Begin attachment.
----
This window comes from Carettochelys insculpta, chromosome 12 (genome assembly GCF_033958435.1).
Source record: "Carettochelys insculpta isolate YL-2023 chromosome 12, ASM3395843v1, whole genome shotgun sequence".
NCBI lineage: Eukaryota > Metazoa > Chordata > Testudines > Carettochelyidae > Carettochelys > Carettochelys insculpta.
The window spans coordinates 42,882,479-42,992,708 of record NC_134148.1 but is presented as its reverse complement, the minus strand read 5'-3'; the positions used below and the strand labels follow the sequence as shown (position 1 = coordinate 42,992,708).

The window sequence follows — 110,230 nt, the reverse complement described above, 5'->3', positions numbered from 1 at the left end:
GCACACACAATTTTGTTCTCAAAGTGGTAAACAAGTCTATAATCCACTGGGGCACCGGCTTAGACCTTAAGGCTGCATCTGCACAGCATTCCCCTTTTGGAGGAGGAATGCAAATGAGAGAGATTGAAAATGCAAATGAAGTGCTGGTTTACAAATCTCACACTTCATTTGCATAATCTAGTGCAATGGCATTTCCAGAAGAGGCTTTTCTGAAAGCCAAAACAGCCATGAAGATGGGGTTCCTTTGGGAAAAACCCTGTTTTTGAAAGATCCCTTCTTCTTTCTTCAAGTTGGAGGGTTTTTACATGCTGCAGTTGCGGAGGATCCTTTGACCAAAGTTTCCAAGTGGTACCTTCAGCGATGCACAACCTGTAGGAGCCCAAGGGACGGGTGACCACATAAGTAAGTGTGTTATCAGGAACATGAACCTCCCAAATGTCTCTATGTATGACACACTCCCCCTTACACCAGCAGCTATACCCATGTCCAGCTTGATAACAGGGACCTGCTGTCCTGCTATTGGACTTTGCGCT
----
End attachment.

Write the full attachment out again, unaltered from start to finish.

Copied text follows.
This window comes from Carettochelys insculpta, chromosome 12 (genome assembly GCF_033958435.1).
Source record: "Carettochelys insculpta isolate YL-2023 chromosome 12, ASM3395843v1, whole genome shotgun sequence".
NCBI lineage: Eukaryota > Metazoa > Chordata > Testudines > Carettochelyidae > Carettochelys > Carettochelys insculpta.
The window spans coordinates 42,882,479-42,992,708 of record NC_134148.1 but is presented as its reverse complement, the minus strand read 5'-3'; the positions used below and the strand labels follow the sequence as shown (position 1 = coordinate 42,992,708).

The window sequence follows — 110,230 nt, the reverse complement described above, 5'->3', positions numbered from 1 at the left end:
GCACACACAATTTTGTTCTCAAAGTGGTAAACAAGTCTATAATCCACTGGGGCACCGGCTTAGACCTTAAGGCTGCATCTGCACAGCATTCCCCTTTTGGAGGAGGAATGCAAATGAGAGAGATTGAAAATGCAAATGAAGTGCTGGTTTACAAATCTCACACTTCATTTGCATAATCTAGTGCAATGGCATTTCCAGAAGAGGCTTTTCTGAAAGCCAAAACAGCCATGAAGATGGGGTTCCTTTGGGAAAAACCCTGTTTTTGAAAGATCCCTTCTTCTTTCTTCAAGTTGGAGGGTTTTTACATGCTGCAGTTGCGGAGGATCCTTTGACCAAAGTTTCCAAGTGGTACCTTCAGCGATGCACAACCTGTAGGAGCCCAAGGGACGGGTGACCACATAAGTAAGTGTGTTATCAGGAACATGAACCTCCCAAATGTCTCTATGTATGACACACTCCCCCTTACACCAGCAGCTATACCCATGTCCAGCTTGATAACAGGGACCTGCTGTCCTGCTATTGGACTTTGCGCT